Hong Kong is likely to take steps to tighten liquidity, according to a Bloomberg survey of 19 analysts during Mar 2-6.
A total of 15 analysts said the Hong Kong Monetary Authority (HKMA) will offer extra Exchange Fund Bills (EFBs) this year, though not all of these respondents agreed the weakened currency would be a factor in the sales, a Bloomberg report says.
In addition, 12 analysts were cited as saying in the report that the exchange rate will go below the weak end of the HK$7.75-7.85 band for the first time since it was imposed in 2005.
The Hong Kong dollar recently weakened to its lowest level in more than three decades after the implementation of the peg, slipping to 7.8335 per US dollar on Thursday.
The gap between Libor—the premium of the US interbank rate—and Hibor, Hong Kong’s equivalent is currently at its widest since 2008, resulting in increasingly rampant carry trade in which dealers use the low Hibor to borrow and sell the Hong Kong currency to buy US dollars. This is expected to push the Hong Kong dollar to drop further.
The HKMA is obliged to prevent the currency from breaching either side of a trading band between 7.75 and 7.85 per US dollar under the linked exchange rate system (LERS).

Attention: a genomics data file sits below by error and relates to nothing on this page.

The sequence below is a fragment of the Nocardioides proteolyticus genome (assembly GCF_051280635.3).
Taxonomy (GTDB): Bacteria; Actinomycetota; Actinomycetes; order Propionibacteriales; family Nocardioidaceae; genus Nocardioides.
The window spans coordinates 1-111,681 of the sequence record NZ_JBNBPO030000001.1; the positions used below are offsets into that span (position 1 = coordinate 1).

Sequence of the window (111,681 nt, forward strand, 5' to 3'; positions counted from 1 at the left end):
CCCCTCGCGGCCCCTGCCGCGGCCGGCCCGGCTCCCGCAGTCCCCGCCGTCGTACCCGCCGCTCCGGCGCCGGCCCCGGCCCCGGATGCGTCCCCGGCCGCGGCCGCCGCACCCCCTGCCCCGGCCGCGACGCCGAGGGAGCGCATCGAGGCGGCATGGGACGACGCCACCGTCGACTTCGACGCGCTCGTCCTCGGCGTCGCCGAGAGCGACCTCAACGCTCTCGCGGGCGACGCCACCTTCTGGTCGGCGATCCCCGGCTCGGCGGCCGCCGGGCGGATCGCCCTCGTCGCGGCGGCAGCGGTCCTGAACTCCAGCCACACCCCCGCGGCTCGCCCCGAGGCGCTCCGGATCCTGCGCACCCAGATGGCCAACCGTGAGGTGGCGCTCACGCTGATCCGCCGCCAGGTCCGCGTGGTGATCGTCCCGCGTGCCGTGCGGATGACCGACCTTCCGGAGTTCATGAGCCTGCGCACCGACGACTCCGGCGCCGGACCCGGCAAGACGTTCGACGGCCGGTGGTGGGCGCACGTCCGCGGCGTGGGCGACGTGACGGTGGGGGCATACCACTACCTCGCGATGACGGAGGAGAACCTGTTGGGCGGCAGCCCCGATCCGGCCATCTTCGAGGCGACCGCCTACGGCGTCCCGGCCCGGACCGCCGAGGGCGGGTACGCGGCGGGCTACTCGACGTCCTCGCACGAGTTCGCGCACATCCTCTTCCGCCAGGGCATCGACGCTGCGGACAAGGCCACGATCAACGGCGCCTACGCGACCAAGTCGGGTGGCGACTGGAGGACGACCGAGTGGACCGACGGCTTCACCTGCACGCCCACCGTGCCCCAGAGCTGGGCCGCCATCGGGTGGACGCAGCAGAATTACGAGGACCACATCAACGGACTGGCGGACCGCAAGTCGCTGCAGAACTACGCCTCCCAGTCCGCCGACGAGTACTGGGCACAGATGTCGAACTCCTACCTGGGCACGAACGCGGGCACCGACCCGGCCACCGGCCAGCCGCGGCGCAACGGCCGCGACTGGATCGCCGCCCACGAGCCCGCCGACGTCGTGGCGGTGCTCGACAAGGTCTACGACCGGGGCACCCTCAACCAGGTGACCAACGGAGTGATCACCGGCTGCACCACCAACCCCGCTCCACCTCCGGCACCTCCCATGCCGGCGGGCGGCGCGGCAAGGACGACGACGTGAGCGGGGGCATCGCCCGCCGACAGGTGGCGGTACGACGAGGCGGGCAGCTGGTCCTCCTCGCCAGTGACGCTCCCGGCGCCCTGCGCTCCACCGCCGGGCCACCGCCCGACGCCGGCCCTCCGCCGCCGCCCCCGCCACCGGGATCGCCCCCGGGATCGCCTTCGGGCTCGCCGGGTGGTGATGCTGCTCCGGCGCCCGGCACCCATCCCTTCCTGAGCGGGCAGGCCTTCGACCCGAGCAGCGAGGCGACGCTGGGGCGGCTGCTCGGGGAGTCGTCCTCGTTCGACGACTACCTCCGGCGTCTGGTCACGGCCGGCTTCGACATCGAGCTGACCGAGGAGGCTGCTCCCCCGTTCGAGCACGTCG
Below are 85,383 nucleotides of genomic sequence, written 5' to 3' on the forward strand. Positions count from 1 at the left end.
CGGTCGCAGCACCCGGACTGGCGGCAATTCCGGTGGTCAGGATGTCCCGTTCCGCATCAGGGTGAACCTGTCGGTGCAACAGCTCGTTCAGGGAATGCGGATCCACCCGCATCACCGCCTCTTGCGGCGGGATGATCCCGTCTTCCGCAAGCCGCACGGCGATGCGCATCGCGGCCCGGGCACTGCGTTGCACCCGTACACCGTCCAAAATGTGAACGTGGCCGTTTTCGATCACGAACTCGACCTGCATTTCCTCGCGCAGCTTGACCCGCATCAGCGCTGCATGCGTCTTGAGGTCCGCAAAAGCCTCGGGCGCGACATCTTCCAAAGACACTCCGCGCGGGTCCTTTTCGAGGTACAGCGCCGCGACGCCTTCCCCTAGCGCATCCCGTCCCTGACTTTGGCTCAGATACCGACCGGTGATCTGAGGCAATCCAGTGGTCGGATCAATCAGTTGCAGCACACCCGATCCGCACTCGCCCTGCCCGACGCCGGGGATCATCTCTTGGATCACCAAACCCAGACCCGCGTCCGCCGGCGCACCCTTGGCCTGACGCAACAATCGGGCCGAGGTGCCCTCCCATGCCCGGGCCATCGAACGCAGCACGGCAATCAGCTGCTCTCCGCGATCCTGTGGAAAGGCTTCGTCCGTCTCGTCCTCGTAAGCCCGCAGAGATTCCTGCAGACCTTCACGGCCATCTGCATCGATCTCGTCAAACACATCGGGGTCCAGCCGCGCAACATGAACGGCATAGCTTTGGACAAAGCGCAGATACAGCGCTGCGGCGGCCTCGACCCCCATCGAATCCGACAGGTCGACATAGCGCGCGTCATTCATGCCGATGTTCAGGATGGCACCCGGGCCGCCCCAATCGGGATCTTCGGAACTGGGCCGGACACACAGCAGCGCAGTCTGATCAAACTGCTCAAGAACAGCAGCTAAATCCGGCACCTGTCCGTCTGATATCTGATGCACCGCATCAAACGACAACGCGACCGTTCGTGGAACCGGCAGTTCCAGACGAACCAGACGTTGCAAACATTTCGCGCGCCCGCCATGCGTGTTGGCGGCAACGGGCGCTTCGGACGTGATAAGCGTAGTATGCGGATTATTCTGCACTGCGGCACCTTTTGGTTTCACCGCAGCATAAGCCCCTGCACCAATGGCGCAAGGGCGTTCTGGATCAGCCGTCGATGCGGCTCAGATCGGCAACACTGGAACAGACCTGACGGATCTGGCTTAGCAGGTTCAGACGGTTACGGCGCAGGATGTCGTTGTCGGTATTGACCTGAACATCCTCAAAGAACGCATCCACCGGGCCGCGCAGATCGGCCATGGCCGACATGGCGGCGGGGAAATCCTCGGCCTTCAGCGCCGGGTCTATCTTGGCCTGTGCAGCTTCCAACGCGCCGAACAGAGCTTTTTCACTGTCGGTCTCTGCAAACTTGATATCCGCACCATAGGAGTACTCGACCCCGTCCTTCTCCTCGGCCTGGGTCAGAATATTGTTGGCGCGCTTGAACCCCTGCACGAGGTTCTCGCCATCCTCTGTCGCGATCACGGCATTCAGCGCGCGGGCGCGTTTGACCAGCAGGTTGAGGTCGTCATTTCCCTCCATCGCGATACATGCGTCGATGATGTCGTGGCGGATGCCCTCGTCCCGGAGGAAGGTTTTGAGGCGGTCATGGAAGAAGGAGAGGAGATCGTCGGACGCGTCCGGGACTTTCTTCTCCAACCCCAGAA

According to local media reports, an HKMA spokesperson was quoted as saying that it had not conducted any market operations within the convertibility zone on Monday while the recent easing of the Hong Kong dollar against the US dollar was in line with the design of the LERS and should not cause any particular concern.
While the HKMA can sell EFBs regarless of currency moves, its sales EFBs could create the impression that the HKMA is in an attempt to push up Hibor and hence the exchange rate, says the Bloomberg report, adding that many analysts believe the de facto central bank prefers bill sales over buying the local currency when the exchange rate hits HK$7.85.